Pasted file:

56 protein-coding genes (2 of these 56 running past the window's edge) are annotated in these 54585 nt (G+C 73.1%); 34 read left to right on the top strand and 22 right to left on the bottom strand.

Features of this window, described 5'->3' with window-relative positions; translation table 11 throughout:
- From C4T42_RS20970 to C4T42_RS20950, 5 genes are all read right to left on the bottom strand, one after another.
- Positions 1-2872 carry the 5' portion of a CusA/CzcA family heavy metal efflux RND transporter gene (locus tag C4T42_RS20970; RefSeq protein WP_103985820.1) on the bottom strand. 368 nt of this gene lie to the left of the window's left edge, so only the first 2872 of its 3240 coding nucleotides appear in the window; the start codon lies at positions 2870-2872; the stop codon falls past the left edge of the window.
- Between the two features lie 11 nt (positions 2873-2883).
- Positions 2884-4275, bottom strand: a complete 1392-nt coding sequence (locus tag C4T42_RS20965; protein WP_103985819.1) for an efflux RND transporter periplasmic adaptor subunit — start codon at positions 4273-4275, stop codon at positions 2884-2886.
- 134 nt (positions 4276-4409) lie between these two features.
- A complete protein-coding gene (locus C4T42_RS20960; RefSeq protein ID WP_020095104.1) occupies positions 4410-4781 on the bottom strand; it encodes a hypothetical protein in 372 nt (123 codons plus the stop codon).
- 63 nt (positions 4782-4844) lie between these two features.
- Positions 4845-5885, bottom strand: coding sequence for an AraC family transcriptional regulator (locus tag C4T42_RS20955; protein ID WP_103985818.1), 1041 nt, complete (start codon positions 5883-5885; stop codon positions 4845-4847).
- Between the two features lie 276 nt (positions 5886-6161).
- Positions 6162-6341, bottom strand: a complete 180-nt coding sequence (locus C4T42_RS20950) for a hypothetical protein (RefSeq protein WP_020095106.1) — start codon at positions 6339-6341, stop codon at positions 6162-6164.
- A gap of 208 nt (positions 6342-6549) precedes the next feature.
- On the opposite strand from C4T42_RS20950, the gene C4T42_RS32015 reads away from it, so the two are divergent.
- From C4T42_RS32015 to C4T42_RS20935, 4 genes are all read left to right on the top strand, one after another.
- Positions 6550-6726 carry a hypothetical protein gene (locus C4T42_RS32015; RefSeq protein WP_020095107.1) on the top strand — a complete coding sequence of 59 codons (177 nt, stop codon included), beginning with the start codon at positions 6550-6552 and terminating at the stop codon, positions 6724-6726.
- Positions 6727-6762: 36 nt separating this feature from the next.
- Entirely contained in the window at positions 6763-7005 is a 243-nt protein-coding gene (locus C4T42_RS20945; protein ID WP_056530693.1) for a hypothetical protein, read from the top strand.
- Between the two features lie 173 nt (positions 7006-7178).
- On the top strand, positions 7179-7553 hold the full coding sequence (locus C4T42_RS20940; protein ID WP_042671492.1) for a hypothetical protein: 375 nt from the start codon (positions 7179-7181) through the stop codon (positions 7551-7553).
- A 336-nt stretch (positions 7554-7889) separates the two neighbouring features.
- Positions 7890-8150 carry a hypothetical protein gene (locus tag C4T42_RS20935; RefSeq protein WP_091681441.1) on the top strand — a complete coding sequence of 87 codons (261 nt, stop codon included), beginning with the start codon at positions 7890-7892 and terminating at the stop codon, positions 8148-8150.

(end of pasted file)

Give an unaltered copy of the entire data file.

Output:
56 protein-coding genes (2 of these 56 running past the window's edge) are annotated in these 54585 nt (G+C 73.1%); 34 read left to right on the top strand and 22 right to left on the bottom strand.

Features of this window, described 5'->3' with window-relative positions; translation table 11 throughout:
- From C4T42_RS20970 to C4T42_RS20950, 5 genes are all read right to left on the bottom strand, one after another.
- Positions 1-2872 carry the 5' portion of a CusA/CzcA family heavy metal efflux RND transporter gene (locus tag C4T42_RS20970; RefSeq protein WP_103985820.1) on the bottom strand. 368 nt of this gene lie to the left of the window's left edge, so only the first 2872 of its 3240 coding nucleotides appear in the window; the start codon lies at positions 2870-2872; the stop codon falls past the left edge of the window.
- Between the two features lie 11 nt (positions 2873-2883).
- Positions 2884-4275, bottom strand: a complete 1392-nt coding sequence (locus tag C4T42_RS20965; protein WP_103985819.1) for an efflux RND transporter periplasmic adaptor subunit — start codon at positions 4273-4275, stop codon at positions 2884-2886.
- 134 nt (positions 4276-4409) lie between these two features.
- A complete protein-coding gene (locus C4T42_RS20960; RefSeq protein ID WP_020095104.1) occupies positions 4410-4781 on the bottom strand; it encodes a hypothetical protein in 372 nt (123 codons plus the stop codon).
- 63 nt (positions 4782-4844) lie between these two features.
- Positions 4845-5885, bottom strand: coding sequence for an AraC family transcriptional regulator (locus tag C4T42_RS20955; protein ID WP_103985818.1), 1041 nt, complete (start codon positions 5883-5885; stop codon positions 4845-4847).
- Between the two features lie 276 nt (positions 5886-6161).
- Positions 6162-6341, bottom strand: a complete 180-nt coding sequence (locus C4T42_RS20950) for a hypothetical protein (RefSeq protein WP_020095106.1) — start codon at positions 6339-6341, stop codon at positions 6162-6164.
- A gap of 208 nt (positions 6342-6549) precedes the next feature.
- On the opposite strand from C4T42_RS20950, the gene C4T42_RS32015 reads away from it, so the two are divergent.
- From C4T42_RS32015 to C4T42_RS20935, 4 genes are all read left to right on the top strand, one after another.
- Positions 6550-6726 carry a hypothetical protein gene (locus C4T42_RS32015; RefSeq protein WP_020095107.1) on the top strand — a complete coding sequence of 59 codons (177 nt, stop codon included), beginning with the start codon at positions 6550-6552 and terminating at the stop codon, positions 6724-6726.
- Positions 6727-6762: 36 nt separating this feature from the next.
- Entirely contained in the window at positions 6763-7005 is a 243-nt protein-coding gene (locus C4T42_RS20945; protein ID WP_056530693.1) for a hypothetical protein, read from the top strand.
- Between the two features lie 173 nt (positions 7006-7178).
- On the top strand, positions 7179-7553 hold the full coding sequence (locus C4T42_RS20940; protein ID WP_042671492.1) for a hypothetical protein: 375 nt from the start codon (positions 7179-7181) through the stop codon (positions 7551-7553).
- A 336-nt stretch (positions 7554-7889) separates the two neighbouring features.
- Positions 7890-8150 carry a hypothetical protein gene (locus tag C4T42_RS20935; RefSeq protein WP_091681441.1) on the top strand — a complete coding sequence of 87 codons (261 nt, stop codon included), beginning with the start codon at positions 7890-7892 and terminating at the stop codon, positions 8148-8150.